Evan Smith: You recently sold the Minnesota Vikings, which means this is the first football season in seven years that you won’t be the owner of an NFL team. How does it feel?
Red McCombs: Well, I miss it a lot. We approached this season as if we’d own the Vikings forever. The lead investor in the investor group I made the deal with turned out to be not quite as liquid as the league wanted, so I didn’t know whether it was going to close or not. As it turned out, another person in the group was acceptable as far as liquidity, but I had to be ready [in case I couldn’t sell]. So I was very active in the free-agent market. There were five free agents we wanted, and we got four of them. And we were pleased with our draft. I look at this year’s team as really being my team.
ES: Let the record show that you’re wearing Viking purple. You still feel that loyal to the team.
RM: Of course, because it is my team. I put it together over the past seven years. I’ve been through this numerous times in the ownership of professional sports teams: When I sell a team, as long as players, coaches, and staff who I hired are there, I stay well connected.
ES: You’ve owned pro basketball teams—the San Antonio Spurs twice and the Denver Nuggets once. Is there something particular about owning a pro football team versus a team in another sport?
RM: In terms of what you have to do with your team, it’s not a lot different. The first team I owned, when I was 25 years old, was a class B baseball team in Corpus Christi. It had essentially the same issues. You have a product that’s an entertainment product. It has to compete with a lot of other products for its place. Then you have the issue of knowing that you’re in a business, that you’re in a league, and that when it’s all over, only one of you is going to be a winner. It’s such a challenge to try to be that one. Having said that, the NFL was the epitome of all sports opportunities. I actually chased the NFL for more than 30 years. It took me a long time to get in, but once I got in, it was even more than what I thought it would be.
ES: How’s that?
RM: It’s a closely held brotherhood, yet all of those guys are so competitive against each other as owners. And the viability of the league is the key; you learn that real early. It’s much more important that the league be strong than it is for your individual team to be strong. That’s a hard thing for an entrepreneur type to accept. It goes against your self-interest from time to time. But in the NFL, there’s a very, very strong feeling about the integrity of the league. It works well because of that.
ES: Did the other owners welcome you right away, or did they haze you for a while, kind of like a fraternity?
RM: They’re selective about taking you in. I thought that I would get in in ’92 with an expansion team from San Antonio, but they passed on me and took Wayne Weaver, from Jacksonville, which was just really hard for me to understand.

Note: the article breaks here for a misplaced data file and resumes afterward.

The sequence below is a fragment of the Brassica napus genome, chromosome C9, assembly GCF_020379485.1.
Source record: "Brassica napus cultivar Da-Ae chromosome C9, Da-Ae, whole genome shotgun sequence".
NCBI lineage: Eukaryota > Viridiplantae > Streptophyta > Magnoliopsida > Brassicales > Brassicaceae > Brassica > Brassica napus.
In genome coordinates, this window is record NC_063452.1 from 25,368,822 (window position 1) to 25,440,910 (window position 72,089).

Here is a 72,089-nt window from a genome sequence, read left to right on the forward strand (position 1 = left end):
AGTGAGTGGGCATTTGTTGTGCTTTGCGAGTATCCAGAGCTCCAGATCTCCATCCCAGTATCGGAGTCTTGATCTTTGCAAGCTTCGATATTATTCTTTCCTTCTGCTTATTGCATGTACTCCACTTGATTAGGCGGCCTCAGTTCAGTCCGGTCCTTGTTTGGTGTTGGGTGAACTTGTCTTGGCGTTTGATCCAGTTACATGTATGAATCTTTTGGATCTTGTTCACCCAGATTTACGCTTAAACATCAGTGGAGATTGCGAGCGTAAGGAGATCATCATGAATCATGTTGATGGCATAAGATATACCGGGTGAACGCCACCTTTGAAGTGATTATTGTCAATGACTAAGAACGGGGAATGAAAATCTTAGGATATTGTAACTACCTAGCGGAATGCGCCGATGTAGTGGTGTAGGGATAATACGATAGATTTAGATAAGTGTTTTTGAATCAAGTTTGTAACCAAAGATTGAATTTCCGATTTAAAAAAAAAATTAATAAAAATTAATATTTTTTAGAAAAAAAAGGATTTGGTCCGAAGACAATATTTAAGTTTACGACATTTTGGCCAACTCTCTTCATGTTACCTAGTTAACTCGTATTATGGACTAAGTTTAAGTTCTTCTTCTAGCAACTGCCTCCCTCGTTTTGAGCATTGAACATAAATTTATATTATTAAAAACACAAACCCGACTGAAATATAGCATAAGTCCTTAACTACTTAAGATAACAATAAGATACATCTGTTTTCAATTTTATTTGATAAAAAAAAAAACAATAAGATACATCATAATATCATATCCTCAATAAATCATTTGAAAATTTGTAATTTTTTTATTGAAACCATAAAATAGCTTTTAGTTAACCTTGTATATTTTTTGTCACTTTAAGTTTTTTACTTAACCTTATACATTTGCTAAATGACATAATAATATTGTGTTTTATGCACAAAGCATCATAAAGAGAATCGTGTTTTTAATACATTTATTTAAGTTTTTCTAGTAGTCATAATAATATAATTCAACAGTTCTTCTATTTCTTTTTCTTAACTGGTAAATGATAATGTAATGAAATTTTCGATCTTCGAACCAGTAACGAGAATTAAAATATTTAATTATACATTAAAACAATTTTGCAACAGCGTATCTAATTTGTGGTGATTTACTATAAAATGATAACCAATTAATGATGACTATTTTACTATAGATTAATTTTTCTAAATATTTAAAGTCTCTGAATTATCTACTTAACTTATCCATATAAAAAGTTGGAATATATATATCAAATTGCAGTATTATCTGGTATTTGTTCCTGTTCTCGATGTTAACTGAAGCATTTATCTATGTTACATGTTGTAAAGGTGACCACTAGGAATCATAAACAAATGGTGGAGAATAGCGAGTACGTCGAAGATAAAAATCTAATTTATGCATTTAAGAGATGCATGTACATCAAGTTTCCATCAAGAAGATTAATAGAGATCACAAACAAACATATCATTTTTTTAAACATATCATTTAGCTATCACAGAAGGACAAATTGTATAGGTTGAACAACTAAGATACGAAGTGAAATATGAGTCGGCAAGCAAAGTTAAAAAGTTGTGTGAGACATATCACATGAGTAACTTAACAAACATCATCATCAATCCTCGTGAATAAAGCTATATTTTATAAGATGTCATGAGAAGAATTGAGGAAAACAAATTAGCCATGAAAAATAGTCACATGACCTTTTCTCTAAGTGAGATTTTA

ES: Did they give you a reason why?
RM: No. Then in ’98, when the Vikings came along for sale, it was held in the format of an auction by the ownership group. I was not the successful bidder; the author Tom Clancy was. But then he had difficulty satisfying the league as to his liquidity, and he bowed out. They put it up for auction again, and I was successful the second go-round. The league said that my application was approved as fast as any they had ever had, and it was unanimous. I was delighted to be in.
ES: Well, you weren’t just a guy walking in off the street. You’d owned pro sports teams before, your liquidity wasn’t an issue, and you clearly cared enough about it to have tried to get into the league before. That probably helped.
RM: I think it did help, and so did the fact that I had been successful in those other operations. When I bought them, they had a lot of problems. They were not exactly at the top of the heap. And we were able to turn them around.
ES: The first season you owned the Vikings was a huge improvement too. You went from 9-7 to 15-1.
RM: And we sold out every game. The Vikings had never sold out a preseason game in the history of the team. When I bought them, we had twelve days until our first preseason game in ’98. We sold it out and sold out every event from that point on. And we’ve already presold this year for the new owner coming in.
ES: Why’d you get out?
RM: Because I inherited an onerous stadium lease, and I couldn’t create any traction to get a new stadium done. The model that the NFL prefers for new facilities is two thirds public money and one third owner money. The problem was the state’s participation. The leadership of the state felt like they had other needs; they’ve had a bunch of problems there since I bought the team.
ES: Did you have a conversation with the governor or his people in which you said, “Look, I need a stadium. If you don’t give me one, I may sell the team, but I may move it”?
RM: I never considered moving the team, although the media would say otherwise.